Hannah Eyres
CEO, KeyFund

Keyfund is a charity that aims to help disadvantaged young people meet their potential in life, by engaging them in a dynamic youth-led learning process. Hannah was one of the first charity CEO’s in the country to develop and implement a social licensing business model and was rewarded with the North East Woman Entrepreneur of the Year Award 2009 for Best Social Enterprise. Keyfund later fended off even public sector competition to be named Not-for-Profit Organisation of the Year 2009 at the North East Business Awards. Hannah is credited with leading her team into 2011 with excitement and energy at a time where many organisations are burying their heads in the sand – for that she is a true Northern Light.

Dominic Llewellyn
Associate, Shaftesbury Partnership

Newcastle certainly worked its charm on Dominic, who moved to the city in 2002 to attend university. He currently works for the Shaftesbury Partnership, an organisation which sets up charities and social enterprises to achieve social reform, and through that role has become an adviser to Big Society guru Lord Nat Wei. In 2011, Dominic will continue to create and inspire social reforms, including the expansion of FranchisingWorks, a social enterprise which connects people facing unemployment to robust franchise businesses.

Toby Lowe
Head of Programme, Helix Arts

Toby has many fans in the North-East for the work he does at Helix Arts, a charity working with artists, in partnership with public and voluntary organisations, to create opportunities for people to participate in high-quality arts activities. 2011 is shaping up to be a very exciting year for Toby, who will be helping Helix Arts to meet the challenges of a radically different policy and funding landscape while continuing to set standards in participatory arts. He will be working with Newcastle University Business School to improve the way that people think about and measure the outcomes that public policy interventions produce. And he even hopes to bring an international ping-pong festival to Newcastle!

Jodie Marshall
Managing director, A Mind Apart Theatre Company Ltd

Jodie founded A Mind Apart Theatre Company in her home town of Sheffield at the age of 21. Now 25, she is passionate about seeing the arts made accessible to all and using performance and theatre to help young people to develop confidence, self esteem and social skills. This year Jodie is working hard to develop a confidence and self-esteem course to be rolled out into schools for students who struggle to engage in a classroom setting. Jodie is also passionate about Brazil and learning from other cultures, and is in the process of setting up an internship for Brazilian young adults to train with A Mind Apart, learn about the English culture and share the Brazilian culture.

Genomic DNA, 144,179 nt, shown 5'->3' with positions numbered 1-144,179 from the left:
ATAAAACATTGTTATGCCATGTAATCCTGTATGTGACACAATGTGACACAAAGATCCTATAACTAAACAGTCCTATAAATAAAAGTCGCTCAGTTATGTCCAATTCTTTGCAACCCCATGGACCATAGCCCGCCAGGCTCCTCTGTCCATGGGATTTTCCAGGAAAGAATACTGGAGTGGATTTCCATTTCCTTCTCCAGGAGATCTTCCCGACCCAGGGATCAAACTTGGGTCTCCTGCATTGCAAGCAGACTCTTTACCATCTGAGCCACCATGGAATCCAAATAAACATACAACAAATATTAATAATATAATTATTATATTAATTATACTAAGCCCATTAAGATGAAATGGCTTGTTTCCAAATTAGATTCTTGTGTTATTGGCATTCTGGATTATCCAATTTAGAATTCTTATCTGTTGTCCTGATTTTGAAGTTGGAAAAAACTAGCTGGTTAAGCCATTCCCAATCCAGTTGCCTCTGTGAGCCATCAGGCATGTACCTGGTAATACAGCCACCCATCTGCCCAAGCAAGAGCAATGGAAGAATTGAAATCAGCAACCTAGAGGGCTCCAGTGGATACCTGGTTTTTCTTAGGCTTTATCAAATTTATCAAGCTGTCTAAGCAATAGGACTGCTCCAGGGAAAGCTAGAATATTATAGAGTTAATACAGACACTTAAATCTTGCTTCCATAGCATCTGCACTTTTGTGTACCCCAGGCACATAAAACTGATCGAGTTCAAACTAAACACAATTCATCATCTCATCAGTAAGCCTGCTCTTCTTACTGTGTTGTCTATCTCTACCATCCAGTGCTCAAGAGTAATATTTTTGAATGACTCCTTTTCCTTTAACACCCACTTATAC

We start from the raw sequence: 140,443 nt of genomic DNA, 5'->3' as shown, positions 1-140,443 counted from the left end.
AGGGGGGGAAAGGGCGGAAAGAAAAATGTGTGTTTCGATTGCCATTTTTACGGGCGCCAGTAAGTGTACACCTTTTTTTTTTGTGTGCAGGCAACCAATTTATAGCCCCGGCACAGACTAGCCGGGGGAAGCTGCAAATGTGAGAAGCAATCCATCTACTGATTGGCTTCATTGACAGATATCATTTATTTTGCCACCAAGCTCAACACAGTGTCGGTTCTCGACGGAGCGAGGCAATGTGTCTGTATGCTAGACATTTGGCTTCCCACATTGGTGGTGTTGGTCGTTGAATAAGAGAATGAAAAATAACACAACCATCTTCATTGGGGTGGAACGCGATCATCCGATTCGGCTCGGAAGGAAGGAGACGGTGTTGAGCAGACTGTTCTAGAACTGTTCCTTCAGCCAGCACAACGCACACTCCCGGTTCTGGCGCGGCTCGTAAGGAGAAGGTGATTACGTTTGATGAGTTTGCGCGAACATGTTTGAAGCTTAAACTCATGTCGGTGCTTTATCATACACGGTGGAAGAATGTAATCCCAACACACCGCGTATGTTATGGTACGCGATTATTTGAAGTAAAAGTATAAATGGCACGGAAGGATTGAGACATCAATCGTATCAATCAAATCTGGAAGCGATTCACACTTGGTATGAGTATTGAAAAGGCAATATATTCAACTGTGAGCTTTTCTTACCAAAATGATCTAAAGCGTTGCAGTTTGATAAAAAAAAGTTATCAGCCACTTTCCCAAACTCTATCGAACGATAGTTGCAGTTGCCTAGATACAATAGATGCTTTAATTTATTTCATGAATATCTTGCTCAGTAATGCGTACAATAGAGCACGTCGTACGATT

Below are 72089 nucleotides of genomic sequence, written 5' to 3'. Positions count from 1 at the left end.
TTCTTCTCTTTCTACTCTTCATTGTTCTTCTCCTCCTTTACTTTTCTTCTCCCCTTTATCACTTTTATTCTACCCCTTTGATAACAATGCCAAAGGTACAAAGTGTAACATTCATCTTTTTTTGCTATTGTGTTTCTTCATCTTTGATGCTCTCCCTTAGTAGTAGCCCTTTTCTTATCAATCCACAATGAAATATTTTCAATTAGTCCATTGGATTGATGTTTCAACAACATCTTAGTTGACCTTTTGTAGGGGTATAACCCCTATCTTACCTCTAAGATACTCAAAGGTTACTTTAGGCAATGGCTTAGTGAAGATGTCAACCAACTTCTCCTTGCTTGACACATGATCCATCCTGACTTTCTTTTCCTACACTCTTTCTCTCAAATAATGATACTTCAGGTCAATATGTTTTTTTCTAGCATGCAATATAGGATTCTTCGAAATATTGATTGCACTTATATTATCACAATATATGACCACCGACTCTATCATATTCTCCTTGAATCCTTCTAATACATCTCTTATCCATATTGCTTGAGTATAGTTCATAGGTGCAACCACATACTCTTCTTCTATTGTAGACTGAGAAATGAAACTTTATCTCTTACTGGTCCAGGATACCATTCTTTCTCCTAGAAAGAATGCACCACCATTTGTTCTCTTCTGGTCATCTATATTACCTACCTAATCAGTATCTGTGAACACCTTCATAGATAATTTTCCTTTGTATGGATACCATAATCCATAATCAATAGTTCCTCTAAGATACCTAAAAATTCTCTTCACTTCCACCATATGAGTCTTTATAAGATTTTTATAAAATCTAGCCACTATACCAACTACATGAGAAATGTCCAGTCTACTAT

Dominic Mills
Prince’s Trust Young Ambassador of the Year 2010

Dominic has become an active part of his community and a Young Ambassador for the Prince’s Trust after the Trust helped him to turn his life around after he was released from prison. Dominic hopes to set up his own recording studio in his local community with the help of the Enterprise Programme and he continues to support a group of young people, many of whom are young and ex-offenders, on a voluntary basis. He also sits on the Huddersfield Carnival Committee, where he utilises his past experiences and music skills to engage different cultures across the area.

Lee Taylor
Ryder Architecture

Lee is a rising star in the cultural architecture world in the North. He was part of the architectural team responsible for Newcastle City Library: the now-completed and much-loved library is a civic landmark, a meeting place and a highly transparent building which encourages people to visit and enjoy its spaces. Lee is now working on refurbishment plans for Manchester’s Grade II*-listed Town Hall Extension and Central Library, as the regional hub for historic and archive material. Given the wonderful work Lee has done in Newcastle, the Manchester Central Library refurbishment is bound to be a huge success.

James Whewell
Wyresdale Park Estate

James is developing his family home – Wyresdale Park Estate in rural Lancashire – into a holiday and tourism destination and community hub. One of the founders of the award-winning Secret Garden Party, James is aiming to host large-scale annual events at Wyresdale Park that showcase the best of England’s creative endeavours (whether they be food, craft or music) as well as promoting the rural tradition of celebrating the changing of seasons. Look out for James and Wyresdale Park on Channel 4’s Country House Rescue this coming Easter.